Synaptics, one of the most known providers of touch and display solutions has launched a new type of autonomous fingerprint scanner, self-isolated from the devices it is mounted on.
The new technology is targeted at any type of electronic devices that can use fingerprints as passwords. Because it is self-isolated and does not require much access to the main device’s hardware or software, the security risks that threaten the software cannot affect the security lock.
Synaptics’s new fingerprint scanner can take care of the print identification all by itself using the “match-in sensor”. Fingerprint image enrollment, pattern storage and bio-metric matching can be handled without risking access or interference from malware and other threats.
Usually, fingerprint data is stored in the main system of a electronic device, making it susceptible to outside interference that can lead to total fingerprint forgery or unwanted password replacement.
While regular fingerprint scanners can be under protected security wise, they nonetheless have become popular as a password replacement since they do not require users to write down or remember any data.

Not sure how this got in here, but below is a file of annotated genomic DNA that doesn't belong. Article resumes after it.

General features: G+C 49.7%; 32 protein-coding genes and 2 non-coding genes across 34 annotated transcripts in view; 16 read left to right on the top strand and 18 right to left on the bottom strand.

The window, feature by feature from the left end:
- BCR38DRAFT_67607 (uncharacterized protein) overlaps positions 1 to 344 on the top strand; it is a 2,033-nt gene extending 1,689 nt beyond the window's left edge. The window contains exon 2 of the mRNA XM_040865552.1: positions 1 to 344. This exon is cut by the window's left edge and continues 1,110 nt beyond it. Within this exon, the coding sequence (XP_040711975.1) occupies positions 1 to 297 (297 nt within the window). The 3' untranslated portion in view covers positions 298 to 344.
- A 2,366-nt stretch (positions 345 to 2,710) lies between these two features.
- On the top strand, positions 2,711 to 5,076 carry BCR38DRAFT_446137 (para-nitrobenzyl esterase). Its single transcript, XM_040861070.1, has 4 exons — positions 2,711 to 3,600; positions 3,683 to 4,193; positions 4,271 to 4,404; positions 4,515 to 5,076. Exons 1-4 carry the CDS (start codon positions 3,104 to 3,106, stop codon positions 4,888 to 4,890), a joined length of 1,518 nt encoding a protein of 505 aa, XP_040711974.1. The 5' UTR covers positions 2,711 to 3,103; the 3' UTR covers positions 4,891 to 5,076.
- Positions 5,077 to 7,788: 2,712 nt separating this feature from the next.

Other companies are working on similar password replacing technologies to that of finger scanning like “selfies” and voice recognition. But fingerprints are currently the only stable method to replace passwords.
Pictures and voices can be easily altered or can fail to be recognized properly due to body changes, while fingerprints stay the same a user’s entire life.
Sampling for the new fingerprint scanning technology is now available to certain equipment manufacturers. This will probably allow testing for compatibility and security issues between the sensor and many of the different producer devices.
The main market for now will most likely be laptops and other large devices such as tablets, since the sensor requires a certain amount of space which smartphones cannot always spare.
But in the future the Synaptics product could be quite successful as it can render many devices unusable when stolen without requiring constant GPS monitoring or other breaches of user privacy. Many devices use GPS to track a stolen phone but some require that the application is enabled all the time and thus monitoring the users every step.
The Match-in-Sensor works through the use of an on-board system on Chip with both output and input capabilities, a microprocessor and integrated firmware, all mashed into one single isolated device.
Image Source: popsci.com